Betrayal is an absorbing and intimate Harold Pinter play about three friends and their duplicitous relationships with one another over an eleven year period. The inspiration for the writing of the play came from Pinter's own personal experience. It is considered one of his best dramatic works. A notable highlight of the play is his use of an unconventional format in the structuring of the sequence of events.
The production begins with the end and ends with the beginning. Emotionally entangled in an extra-marital affair, Emma and Jerry meet at a pub two years after breaking off the adulterous affair that started 11 years earlier. During their meeting, Emma tells Jerry that her marriage to Robert was over; who is also a close friend of his with related careers. A revelation that would in due course uncover more betrayal.
The absorbing drama opened at the South of Broadway Theater on Thursday, February 13th. It was my first visit to the South of Broadway Theater and first experience with its seating in the round. The Harry Pinter production of Betrayal was the perfect introduction.
The Play's nine scenes were as open and as bare as the relationships of its characters. A window, a door, a chair, a couch, a changing table setting, and some necessary other props were all that were needed for transitioning from scene to scene. I was too absorbed with following the intimate exchanges between Emma, Jerry, and Robert to even notice the absence of walls and ceilings. Besides, walls were of no consequence because you, the audience, were endowed with the symbolic power of x-ray vision to peer through any such barriers directly into the characters private lives from all angles. Ultimately, in the end, all artifices had become stripped away.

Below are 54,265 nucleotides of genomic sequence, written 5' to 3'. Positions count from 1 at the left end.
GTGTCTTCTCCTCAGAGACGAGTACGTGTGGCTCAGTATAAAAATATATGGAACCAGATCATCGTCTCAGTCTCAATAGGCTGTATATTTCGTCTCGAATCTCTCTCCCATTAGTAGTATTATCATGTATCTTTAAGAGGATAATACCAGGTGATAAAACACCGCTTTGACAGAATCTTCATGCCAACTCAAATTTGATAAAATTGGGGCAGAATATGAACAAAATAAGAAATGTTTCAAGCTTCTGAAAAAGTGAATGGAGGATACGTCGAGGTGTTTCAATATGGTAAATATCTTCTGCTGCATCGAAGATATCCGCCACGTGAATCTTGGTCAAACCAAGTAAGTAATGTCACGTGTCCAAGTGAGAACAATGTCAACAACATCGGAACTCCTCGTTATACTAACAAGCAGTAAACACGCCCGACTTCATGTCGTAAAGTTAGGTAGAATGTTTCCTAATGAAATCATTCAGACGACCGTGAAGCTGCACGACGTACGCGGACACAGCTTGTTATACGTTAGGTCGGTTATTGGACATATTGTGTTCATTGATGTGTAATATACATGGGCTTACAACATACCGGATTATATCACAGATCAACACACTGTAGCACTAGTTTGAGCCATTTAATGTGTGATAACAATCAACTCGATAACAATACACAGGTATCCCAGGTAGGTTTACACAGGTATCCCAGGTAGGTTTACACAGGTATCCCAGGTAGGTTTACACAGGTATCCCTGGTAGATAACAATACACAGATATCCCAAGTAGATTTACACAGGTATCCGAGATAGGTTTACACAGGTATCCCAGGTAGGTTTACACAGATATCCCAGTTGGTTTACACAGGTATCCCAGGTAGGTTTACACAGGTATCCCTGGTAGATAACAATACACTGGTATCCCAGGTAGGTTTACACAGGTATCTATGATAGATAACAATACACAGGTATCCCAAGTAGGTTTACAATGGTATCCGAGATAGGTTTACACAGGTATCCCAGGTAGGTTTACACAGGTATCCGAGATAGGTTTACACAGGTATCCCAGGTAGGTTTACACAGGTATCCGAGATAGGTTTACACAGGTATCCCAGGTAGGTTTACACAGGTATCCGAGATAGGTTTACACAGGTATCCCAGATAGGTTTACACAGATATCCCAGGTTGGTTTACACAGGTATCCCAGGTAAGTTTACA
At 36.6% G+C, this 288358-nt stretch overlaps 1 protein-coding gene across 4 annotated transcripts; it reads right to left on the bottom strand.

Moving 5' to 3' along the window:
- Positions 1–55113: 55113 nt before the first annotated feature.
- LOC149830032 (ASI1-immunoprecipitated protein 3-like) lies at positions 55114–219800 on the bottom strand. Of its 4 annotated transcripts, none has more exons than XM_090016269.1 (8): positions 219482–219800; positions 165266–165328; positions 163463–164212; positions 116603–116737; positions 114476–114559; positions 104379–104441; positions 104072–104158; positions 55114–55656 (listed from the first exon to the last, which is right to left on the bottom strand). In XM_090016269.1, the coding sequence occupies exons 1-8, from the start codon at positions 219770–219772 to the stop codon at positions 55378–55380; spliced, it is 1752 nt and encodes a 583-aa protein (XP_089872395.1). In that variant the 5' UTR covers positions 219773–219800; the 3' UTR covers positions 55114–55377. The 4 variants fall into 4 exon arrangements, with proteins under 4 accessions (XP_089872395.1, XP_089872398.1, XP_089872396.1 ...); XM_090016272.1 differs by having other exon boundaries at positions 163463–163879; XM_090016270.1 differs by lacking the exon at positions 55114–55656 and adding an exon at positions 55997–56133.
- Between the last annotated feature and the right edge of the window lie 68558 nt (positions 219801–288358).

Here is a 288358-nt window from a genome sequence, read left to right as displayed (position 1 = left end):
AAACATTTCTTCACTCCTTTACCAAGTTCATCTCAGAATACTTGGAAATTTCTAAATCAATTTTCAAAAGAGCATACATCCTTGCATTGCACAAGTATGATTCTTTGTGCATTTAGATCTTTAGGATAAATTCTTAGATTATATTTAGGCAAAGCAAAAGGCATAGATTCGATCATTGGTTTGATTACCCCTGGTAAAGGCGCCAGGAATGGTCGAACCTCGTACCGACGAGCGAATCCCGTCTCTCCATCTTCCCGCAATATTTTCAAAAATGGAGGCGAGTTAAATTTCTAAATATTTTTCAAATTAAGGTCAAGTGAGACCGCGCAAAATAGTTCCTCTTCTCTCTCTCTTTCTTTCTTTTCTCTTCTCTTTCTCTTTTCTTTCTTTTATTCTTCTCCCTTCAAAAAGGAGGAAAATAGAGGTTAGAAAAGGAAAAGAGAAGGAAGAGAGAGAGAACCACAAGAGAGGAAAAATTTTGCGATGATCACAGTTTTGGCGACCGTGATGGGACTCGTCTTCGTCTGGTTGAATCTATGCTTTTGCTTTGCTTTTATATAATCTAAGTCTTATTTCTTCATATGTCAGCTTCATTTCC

The well-seasoned three person cast was exceptional. Kristen Kos portrayed a persuasive Emma. From the opening scene to the last, her body language, facial expressions, and voice inflections were convincingly realistic and captivating. Sitting in the audience as an observer, I at times felt the discomfort Emma was experiencing, especially the opening moments in the pub while she awaited Jerry's arrival. Equally convincing was Craig Trow's rendering of the anxious and totally-unaware-of-some-pertinent information Jerry and Larry Perewiznyk's depiction of the composed and not-so-in-the-dark Robert.
Afterward, I hung out with the crew and cast to discuss some of the finer points of the play and satisfy some of my more inquisitive questions--one of the benefits of community theater. Thank you South of Broadway for the delicious treats and celebratory champagne.
You now know the ending, which is the beginning, and the obvious beginning, which is the ending, but you still don't know how it all started. For that and everything in between, you will have to experience it for yourself. Betrayal will be playing February 13, 14, 15, 16, 17, 20, 21, 22 at the South of Broadway Theater and later in the month, beginning on February 27, it will have a two week run on the proscenium stage of the James F. Dean Theatre in Summerville. Purchase tickets here for South of Broadway and here for the James F. Dean Theatre.
Other notables are Jason Pallay; the waiter, Jean Gaston; stage manager, Angelique Cunningham; costume design, Janet Peck; lighting design, Mark Gorman; set design, Mary Gould; set decorator, and JC Conway; director.